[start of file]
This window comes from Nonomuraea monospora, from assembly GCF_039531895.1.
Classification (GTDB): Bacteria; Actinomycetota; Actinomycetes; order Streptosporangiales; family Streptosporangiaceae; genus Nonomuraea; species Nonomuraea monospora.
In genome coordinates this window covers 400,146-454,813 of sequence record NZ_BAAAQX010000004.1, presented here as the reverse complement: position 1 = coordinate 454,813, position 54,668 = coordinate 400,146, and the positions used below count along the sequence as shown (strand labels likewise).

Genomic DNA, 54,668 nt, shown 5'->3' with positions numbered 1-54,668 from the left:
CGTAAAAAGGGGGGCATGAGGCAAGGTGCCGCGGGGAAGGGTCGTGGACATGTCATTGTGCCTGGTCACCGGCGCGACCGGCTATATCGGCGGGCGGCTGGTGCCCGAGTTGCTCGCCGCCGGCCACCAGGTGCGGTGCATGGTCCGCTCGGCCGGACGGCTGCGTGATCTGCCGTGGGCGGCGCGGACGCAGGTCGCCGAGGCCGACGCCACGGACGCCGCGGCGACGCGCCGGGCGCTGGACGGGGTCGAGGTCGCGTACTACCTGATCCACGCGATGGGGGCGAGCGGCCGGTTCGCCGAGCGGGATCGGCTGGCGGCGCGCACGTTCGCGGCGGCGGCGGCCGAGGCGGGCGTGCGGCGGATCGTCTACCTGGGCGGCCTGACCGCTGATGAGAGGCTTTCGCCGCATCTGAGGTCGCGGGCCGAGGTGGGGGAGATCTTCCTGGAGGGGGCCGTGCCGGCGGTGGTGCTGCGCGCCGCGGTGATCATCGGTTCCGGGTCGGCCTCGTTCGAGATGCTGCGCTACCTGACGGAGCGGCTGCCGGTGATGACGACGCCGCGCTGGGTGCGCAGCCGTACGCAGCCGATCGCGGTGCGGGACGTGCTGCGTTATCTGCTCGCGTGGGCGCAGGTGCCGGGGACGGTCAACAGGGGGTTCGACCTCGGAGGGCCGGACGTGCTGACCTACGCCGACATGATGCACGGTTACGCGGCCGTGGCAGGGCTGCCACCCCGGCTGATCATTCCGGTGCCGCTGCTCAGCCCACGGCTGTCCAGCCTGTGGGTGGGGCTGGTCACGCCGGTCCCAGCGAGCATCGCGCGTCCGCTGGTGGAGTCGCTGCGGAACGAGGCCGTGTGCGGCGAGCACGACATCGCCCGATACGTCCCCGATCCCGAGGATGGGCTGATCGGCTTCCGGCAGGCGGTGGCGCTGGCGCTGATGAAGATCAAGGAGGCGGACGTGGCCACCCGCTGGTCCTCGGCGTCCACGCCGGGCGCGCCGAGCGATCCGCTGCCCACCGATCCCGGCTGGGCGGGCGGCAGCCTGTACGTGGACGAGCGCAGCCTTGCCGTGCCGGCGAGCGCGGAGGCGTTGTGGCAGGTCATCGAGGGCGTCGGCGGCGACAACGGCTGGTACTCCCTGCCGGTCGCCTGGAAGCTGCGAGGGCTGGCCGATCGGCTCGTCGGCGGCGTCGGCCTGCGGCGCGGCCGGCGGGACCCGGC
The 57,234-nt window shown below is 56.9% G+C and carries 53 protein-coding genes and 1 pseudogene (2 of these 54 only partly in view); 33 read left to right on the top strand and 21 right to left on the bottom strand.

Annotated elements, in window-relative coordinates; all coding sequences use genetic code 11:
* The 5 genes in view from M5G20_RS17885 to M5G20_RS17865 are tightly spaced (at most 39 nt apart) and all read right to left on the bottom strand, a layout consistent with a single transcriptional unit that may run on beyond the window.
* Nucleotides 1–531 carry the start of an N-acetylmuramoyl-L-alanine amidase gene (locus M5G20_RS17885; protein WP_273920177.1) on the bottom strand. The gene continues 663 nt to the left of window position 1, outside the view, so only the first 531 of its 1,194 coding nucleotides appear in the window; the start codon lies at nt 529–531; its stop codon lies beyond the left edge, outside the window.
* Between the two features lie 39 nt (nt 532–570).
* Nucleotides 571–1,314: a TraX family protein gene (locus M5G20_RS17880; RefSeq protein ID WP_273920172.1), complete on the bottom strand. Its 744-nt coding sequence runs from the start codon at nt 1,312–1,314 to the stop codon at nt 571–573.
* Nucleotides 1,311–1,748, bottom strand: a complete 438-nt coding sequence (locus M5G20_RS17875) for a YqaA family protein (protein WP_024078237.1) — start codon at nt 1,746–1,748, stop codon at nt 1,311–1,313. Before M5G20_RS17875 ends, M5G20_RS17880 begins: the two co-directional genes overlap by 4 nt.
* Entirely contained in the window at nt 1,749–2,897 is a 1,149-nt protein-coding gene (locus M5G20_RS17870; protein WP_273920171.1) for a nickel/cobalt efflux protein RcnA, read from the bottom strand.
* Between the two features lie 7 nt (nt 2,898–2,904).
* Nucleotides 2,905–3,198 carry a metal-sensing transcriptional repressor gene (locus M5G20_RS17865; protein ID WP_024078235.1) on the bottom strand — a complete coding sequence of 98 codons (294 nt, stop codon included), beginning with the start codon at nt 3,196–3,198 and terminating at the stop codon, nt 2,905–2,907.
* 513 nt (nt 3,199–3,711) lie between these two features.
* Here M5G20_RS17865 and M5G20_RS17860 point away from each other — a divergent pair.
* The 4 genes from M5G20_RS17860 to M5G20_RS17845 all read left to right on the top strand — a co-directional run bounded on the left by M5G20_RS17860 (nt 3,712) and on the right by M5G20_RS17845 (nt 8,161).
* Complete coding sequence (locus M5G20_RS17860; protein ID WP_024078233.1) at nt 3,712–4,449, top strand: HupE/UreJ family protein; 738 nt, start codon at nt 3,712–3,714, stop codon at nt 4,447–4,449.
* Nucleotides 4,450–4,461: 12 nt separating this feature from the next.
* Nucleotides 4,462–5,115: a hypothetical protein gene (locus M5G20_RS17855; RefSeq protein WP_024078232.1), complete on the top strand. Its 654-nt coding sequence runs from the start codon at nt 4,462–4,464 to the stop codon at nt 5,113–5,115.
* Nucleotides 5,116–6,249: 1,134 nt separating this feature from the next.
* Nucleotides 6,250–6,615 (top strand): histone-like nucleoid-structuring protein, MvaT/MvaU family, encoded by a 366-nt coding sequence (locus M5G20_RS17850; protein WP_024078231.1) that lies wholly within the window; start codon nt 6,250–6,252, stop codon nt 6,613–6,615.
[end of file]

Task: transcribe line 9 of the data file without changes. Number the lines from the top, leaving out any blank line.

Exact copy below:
* Nucleotides 1–531 carry the start of an N-acetylmuramoyl-L-alanine amidase gene (locus M5G20_RS17885; protein WP_273920177.1) on the bottom strand. The gene continues 663 nt to the left of window position 1, outside the view, so only the first 531 of its 1,194 coding nucleotides appear in the window; the start codon lies at nt 529–531; its stop codon lies beyond the left edge, outside the window.